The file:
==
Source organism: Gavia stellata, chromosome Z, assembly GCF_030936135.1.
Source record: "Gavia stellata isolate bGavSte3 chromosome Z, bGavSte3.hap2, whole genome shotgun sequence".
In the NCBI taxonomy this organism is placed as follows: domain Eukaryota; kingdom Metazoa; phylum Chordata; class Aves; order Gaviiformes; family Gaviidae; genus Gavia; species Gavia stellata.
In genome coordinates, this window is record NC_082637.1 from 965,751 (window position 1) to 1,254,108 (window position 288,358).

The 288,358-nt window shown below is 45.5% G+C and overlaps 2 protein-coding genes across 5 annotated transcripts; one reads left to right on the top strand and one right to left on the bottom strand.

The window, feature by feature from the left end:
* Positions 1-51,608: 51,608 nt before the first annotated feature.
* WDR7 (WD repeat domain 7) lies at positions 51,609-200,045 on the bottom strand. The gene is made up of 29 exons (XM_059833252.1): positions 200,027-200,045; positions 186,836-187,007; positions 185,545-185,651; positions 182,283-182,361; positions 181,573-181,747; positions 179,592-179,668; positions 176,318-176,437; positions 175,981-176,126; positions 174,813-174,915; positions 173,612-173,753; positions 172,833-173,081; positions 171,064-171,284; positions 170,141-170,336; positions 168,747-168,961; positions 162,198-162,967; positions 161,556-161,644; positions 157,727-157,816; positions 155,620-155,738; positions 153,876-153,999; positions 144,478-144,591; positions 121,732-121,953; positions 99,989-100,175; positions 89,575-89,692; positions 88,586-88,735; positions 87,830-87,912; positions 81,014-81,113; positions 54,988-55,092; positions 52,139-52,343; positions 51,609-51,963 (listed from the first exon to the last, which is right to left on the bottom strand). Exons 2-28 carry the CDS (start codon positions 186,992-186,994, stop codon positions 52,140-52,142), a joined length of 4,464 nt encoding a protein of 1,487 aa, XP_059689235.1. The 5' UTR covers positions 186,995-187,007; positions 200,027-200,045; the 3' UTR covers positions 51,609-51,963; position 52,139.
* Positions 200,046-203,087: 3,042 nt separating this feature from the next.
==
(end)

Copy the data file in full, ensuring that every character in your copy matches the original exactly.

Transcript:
Source organism: Gavia stellata, chromosome Z, assembly GCF_030936135.1.
Source record: "Gavia stellata isolate bGavSte3 chromosome Z, bGavSte3.hap2, whole genome shotgun sequence".
In the NCBI taxonomy this organism is placed as follows: domain Eukaryota; kingdom Metazoa; phylum Chordata; class Aves; order Gaviiformes; family Gaviidae; genus Gavia; species Gavia stellata.
In genome coordinates, this window is record NC_082637.1 from 965,751 (window position 1) to 1,254,108 (window position 288,358).

The 288,358-nt window shown below is 45.5% G+C and overlaps 2 protein-coding genes across 5 annotated transcripts; one reads left to right on the top strand and one right to left on the bottom strand.

The window, feature by feature from the left end:
* Positions 1-51,608: 51,608 nt before the first annotated feature.
* WDR7 (WD repeat domain 7) lies at positions 51,609-200,045 on the bottom strand. The gene is made up of 29 exons (XM_059833252.1): positions 200,027-200,045; positions 186,836-187,007; positions 185,545-185,651; positions 182,283-182,361; positions 181,573-181,747; positions 179,592-179,668; positions 176,318-176,437; positions 175,981-176,126; positions 174,813-174,915; positions 173,612-173,753; positions 172,833-173,081; positions 171,064-171,284; positions 170,141-170,336; positions 168,747-168,961; positions 162,198-162,967; positions 161,556-161,644; positions 157,727-157,816; positions 155,620-155,738; positions 153,876-153,999; positions 144,478-144,591; positions 121,732-121,953; positions 99,989-100,175; positions 89,575-89,692; positions 88,586-88,735; positions 87,830-87,912; positions 81,014-81,113; positions 54,988-55,092; positions 52,139-52,343; positions 51,609-51,963 (listed from the first exon to the last, which is right to left on the bottom strand). Exons 2-28 carry the CDS (start codon positions 186,992-186,994, stop codon positions 52,140-52,142), a joined length of 4,464 nt encoding a protein of 1,487 aa, XP_059689235.1. The 5' UTR covers positions 186,995-187,007; positions 200,027-200,045; the 3' UTR covers positions 51,609-51,963; position 52,139.
* Positions 200,046-203,087: 3,042 nt separating this feature from the next.